Thursday, June 03, 2004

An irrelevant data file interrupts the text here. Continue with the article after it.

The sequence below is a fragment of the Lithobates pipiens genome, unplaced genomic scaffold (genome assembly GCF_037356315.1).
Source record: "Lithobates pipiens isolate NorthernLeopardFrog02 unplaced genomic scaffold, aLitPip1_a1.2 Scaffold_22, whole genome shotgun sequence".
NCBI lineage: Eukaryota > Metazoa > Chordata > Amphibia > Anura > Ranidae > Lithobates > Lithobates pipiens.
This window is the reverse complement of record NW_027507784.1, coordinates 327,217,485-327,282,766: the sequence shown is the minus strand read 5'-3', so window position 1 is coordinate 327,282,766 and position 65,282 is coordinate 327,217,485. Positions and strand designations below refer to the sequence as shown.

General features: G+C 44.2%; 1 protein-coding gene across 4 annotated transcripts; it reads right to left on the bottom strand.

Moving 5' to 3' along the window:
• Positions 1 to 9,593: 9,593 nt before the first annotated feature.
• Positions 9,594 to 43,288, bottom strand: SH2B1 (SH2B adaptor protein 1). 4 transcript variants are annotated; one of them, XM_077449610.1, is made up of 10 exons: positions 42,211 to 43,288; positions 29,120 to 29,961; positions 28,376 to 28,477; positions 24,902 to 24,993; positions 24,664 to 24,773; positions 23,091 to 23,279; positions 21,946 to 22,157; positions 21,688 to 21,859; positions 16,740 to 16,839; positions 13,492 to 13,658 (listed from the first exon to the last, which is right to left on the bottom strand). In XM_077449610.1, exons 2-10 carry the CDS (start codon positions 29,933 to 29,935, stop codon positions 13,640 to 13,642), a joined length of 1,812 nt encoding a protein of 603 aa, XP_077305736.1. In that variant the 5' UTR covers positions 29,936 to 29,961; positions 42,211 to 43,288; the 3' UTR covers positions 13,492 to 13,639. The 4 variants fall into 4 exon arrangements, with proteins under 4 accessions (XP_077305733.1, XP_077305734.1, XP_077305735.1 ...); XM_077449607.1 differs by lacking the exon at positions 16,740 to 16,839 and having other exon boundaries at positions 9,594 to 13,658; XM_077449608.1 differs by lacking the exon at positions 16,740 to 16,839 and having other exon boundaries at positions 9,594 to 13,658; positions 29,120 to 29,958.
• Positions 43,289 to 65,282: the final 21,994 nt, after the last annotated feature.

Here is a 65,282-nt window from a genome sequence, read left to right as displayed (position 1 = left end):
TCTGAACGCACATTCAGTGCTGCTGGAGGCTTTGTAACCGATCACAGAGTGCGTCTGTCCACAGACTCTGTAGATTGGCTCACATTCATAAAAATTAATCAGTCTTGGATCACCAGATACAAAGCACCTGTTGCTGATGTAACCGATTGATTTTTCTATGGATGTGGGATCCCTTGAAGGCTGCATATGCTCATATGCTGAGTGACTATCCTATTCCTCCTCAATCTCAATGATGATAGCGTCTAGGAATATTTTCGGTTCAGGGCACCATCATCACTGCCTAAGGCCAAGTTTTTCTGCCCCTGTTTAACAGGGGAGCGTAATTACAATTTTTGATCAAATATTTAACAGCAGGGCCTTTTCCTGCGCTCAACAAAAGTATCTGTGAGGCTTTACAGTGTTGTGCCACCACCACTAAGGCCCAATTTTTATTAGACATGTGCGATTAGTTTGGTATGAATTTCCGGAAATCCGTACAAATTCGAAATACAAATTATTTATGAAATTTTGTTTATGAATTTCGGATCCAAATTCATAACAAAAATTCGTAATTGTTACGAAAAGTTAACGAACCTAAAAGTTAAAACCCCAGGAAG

Vacation packages What have been your experiences of those vacation deals in which you get a free or substantially discounted trip in exchange for sitting in one of those 90-minute pitches? I've declined on general principle -- I never take something for "nothing." Branson came calling a few months ago (actually, they've been calling since we moved to Kansas City) and I took a three-night hotel stay there for a good price. I doubt I would have gone to such a commercial and developed location on my own initiative. (We might ditch the town for a day and drive into Arkansas to get back to nature, and for me, add state #34.) I was talking with one of their representatives, and I mentioned my ideal short vacation. Not Branson. Not Universal Studios. Not DisneyWorld. What about a train trip to St Louis? Two, three nights in a city hotel. Tickets to the game (preferably the Blues, but Cubs-Cards would be okay for a summer's day). Catch the zoo, the botanical gardens, maybe the symphony. I know, I know; they probably couldn't make money on things like that. I just hope they don't try to talk me into buying a time-share condo in the Ozarks or something. Added a night's stay in Tulsa. AAA stars the zoo as a good attraction. Gives us a good excuse to add state #35 to my travel list. Plus my wife didn't want to come back till Friday night. Until I get to Australia, I'll keep enjoying these four, five-day trips. Anybody else have good vacation plans? Anybody else been to Branson? What can I expect?